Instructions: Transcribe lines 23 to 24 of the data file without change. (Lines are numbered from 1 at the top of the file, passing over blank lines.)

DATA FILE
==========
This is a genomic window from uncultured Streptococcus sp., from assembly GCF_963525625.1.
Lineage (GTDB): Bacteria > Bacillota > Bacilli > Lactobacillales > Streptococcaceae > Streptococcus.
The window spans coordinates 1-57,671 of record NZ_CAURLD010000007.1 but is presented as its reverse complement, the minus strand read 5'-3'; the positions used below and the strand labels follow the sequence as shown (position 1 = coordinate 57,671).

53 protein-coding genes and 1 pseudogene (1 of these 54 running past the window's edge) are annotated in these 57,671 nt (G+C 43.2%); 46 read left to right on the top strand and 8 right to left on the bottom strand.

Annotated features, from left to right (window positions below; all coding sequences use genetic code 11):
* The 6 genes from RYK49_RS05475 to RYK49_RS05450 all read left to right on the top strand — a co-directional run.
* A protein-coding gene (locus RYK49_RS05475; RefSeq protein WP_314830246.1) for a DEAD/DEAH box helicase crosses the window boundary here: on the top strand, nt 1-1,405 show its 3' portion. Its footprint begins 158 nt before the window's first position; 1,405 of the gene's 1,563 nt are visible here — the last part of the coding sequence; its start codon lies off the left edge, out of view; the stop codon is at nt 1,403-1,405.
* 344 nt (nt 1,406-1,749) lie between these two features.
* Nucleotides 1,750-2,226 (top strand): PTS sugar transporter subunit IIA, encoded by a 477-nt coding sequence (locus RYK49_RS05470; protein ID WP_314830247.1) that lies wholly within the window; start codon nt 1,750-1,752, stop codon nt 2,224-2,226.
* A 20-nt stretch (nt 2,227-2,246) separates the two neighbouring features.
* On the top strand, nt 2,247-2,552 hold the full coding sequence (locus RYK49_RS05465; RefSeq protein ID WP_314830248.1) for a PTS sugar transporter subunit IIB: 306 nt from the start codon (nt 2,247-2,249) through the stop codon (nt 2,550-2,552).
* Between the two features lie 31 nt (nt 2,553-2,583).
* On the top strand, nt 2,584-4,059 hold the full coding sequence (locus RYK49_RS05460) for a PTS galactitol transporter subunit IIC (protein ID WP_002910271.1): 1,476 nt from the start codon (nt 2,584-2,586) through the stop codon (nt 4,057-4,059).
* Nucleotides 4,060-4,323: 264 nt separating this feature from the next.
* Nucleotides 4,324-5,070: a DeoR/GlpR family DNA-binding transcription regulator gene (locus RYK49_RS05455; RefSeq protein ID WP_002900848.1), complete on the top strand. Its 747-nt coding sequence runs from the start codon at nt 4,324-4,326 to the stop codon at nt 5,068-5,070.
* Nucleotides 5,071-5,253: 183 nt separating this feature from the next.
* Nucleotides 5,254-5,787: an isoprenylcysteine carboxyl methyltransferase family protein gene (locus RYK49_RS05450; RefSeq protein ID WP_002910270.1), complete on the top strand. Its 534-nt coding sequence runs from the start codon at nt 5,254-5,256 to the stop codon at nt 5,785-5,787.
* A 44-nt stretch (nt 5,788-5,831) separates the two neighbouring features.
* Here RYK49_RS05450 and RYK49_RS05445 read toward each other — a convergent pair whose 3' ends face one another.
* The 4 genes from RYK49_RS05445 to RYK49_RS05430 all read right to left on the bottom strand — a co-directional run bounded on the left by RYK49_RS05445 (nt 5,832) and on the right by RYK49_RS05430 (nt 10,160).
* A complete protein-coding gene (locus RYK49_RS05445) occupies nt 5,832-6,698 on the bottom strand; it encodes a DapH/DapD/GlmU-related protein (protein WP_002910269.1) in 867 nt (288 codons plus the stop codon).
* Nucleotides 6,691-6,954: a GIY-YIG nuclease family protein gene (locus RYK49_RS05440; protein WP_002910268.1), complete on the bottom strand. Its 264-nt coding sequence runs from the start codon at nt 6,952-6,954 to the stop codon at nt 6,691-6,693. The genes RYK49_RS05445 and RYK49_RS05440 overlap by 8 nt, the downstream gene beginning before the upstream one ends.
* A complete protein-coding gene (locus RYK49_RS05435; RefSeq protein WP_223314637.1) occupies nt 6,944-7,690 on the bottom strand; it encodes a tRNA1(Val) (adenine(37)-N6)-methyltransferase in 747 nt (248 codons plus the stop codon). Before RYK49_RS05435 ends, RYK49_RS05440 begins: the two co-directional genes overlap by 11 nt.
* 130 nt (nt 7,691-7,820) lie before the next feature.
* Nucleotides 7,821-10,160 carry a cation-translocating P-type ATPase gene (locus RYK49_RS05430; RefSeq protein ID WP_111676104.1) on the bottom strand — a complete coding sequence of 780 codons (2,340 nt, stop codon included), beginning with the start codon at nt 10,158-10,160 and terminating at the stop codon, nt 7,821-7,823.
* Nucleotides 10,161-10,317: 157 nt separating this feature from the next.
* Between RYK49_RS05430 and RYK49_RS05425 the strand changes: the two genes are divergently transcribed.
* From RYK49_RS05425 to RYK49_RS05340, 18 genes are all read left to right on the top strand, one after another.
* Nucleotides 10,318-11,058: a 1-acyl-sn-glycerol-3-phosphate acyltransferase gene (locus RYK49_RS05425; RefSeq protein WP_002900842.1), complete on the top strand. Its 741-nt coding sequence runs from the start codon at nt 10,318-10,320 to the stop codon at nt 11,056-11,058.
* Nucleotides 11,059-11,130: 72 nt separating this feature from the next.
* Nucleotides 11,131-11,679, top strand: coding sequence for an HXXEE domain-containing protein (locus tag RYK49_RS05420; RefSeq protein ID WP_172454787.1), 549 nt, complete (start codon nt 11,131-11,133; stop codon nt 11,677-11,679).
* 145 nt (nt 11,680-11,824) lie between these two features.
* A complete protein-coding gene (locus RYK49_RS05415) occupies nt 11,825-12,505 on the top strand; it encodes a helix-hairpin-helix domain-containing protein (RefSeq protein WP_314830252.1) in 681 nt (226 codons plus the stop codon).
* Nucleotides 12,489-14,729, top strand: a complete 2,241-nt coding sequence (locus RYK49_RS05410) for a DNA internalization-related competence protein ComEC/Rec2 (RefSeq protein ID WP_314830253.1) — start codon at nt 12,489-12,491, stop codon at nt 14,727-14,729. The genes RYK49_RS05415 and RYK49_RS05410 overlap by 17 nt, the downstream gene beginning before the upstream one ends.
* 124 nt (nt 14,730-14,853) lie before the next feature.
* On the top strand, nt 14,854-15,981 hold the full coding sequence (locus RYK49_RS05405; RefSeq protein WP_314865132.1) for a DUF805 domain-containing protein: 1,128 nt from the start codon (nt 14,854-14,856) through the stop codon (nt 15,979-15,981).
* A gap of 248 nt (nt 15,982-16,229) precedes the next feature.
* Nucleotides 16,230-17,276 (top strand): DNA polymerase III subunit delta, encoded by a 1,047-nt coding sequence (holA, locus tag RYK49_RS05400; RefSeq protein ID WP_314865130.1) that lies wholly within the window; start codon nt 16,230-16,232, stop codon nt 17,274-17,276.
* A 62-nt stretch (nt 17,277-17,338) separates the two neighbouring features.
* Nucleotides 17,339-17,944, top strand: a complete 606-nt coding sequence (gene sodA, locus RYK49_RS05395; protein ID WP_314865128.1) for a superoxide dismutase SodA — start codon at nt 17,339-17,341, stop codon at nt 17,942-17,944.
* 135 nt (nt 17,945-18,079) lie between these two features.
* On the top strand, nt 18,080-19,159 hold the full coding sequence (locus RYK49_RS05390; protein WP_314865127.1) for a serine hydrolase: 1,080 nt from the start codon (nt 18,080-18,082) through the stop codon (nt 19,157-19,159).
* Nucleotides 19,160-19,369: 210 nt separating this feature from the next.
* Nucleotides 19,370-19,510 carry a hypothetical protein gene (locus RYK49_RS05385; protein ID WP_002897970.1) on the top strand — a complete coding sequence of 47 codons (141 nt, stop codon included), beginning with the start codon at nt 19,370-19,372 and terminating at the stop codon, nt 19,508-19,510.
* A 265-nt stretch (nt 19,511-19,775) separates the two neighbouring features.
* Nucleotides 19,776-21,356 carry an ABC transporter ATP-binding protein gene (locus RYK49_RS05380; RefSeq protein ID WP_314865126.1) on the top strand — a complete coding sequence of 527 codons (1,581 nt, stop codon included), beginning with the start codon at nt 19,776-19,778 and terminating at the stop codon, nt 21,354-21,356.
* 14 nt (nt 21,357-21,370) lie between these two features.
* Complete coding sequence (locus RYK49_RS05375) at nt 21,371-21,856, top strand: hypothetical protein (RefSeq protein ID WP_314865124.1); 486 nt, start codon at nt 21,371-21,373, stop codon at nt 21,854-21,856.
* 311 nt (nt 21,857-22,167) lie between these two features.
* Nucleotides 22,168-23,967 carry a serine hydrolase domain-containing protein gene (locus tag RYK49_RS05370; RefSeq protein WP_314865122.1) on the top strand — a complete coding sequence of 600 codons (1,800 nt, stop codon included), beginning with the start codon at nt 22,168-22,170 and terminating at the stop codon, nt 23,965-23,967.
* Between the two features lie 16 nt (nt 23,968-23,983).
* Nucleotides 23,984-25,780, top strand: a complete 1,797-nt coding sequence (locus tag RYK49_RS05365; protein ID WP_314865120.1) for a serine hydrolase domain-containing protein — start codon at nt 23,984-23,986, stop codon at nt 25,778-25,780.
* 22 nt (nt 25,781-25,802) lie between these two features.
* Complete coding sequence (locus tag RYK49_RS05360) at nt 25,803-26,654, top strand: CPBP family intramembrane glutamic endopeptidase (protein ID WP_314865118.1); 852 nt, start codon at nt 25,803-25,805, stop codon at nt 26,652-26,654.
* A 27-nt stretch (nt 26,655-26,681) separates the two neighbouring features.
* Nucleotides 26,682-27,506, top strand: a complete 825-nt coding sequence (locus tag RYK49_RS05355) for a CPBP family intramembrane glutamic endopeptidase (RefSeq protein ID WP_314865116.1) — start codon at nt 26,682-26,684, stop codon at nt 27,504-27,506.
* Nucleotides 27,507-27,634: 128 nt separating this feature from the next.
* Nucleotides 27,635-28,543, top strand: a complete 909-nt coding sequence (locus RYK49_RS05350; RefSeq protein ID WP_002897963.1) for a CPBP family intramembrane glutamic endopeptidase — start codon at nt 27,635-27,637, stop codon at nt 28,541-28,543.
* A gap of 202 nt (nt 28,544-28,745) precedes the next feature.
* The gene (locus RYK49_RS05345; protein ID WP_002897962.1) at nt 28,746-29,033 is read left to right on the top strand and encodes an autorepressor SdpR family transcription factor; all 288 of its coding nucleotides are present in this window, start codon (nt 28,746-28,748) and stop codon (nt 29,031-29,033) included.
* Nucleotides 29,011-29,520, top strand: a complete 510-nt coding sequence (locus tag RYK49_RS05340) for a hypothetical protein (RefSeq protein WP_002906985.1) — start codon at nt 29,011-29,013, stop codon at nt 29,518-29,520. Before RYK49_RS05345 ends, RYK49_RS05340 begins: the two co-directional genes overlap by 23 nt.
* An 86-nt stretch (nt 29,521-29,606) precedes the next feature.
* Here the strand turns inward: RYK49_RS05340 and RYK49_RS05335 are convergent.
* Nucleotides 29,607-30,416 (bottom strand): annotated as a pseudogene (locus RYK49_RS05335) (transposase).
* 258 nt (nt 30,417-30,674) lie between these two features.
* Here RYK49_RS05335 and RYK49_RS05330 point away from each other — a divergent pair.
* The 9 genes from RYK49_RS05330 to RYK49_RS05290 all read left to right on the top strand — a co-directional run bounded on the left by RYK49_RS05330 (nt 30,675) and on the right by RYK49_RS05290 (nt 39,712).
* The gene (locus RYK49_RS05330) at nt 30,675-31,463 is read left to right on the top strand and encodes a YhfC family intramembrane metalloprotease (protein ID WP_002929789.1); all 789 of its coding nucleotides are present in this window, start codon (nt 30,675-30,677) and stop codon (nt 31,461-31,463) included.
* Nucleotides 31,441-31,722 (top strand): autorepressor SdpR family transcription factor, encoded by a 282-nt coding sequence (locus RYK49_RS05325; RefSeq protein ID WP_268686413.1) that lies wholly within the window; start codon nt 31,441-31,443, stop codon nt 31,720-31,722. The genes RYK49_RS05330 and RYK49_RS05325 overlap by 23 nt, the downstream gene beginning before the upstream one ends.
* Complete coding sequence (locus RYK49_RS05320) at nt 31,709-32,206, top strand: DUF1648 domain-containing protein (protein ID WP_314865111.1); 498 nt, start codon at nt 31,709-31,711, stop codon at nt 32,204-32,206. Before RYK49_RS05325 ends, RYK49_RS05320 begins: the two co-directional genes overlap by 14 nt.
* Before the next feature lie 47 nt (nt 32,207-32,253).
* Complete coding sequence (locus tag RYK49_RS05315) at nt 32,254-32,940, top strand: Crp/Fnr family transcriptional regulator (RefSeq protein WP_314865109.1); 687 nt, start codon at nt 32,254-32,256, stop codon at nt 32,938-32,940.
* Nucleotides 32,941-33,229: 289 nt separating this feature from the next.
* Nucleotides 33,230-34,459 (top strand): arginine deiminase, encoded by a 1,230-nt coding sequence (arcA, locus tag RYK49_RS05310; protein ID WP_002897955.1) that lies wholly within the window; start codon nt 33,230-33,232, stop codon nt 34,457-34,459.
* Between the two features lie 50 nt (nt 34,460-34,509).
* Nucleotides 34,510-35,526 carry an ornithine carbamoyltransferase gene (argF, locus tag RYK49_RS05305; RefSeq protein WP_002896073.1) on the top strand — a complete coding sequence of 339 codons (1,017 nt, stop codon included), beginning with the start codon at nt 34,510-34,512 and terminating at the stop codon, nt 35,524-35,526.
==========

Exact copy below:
* A complete protein-coding gene (locus RYK49_RS05435; RefSeq protein WP_223314637.1) occupies nt 6,944-7,690 on the bottom strand; it encodes a tRNA1(Val) (adenine(37)-N6)-methyltransferase in 747 nt (248 codons plus the stop codon). Before RYK49_RS05435 ends, RYK49_RS05440 begins: the two co-directional genes overlap by 11 nt.
* 130 nt (nt 7,691-7,820) lie before the next feature.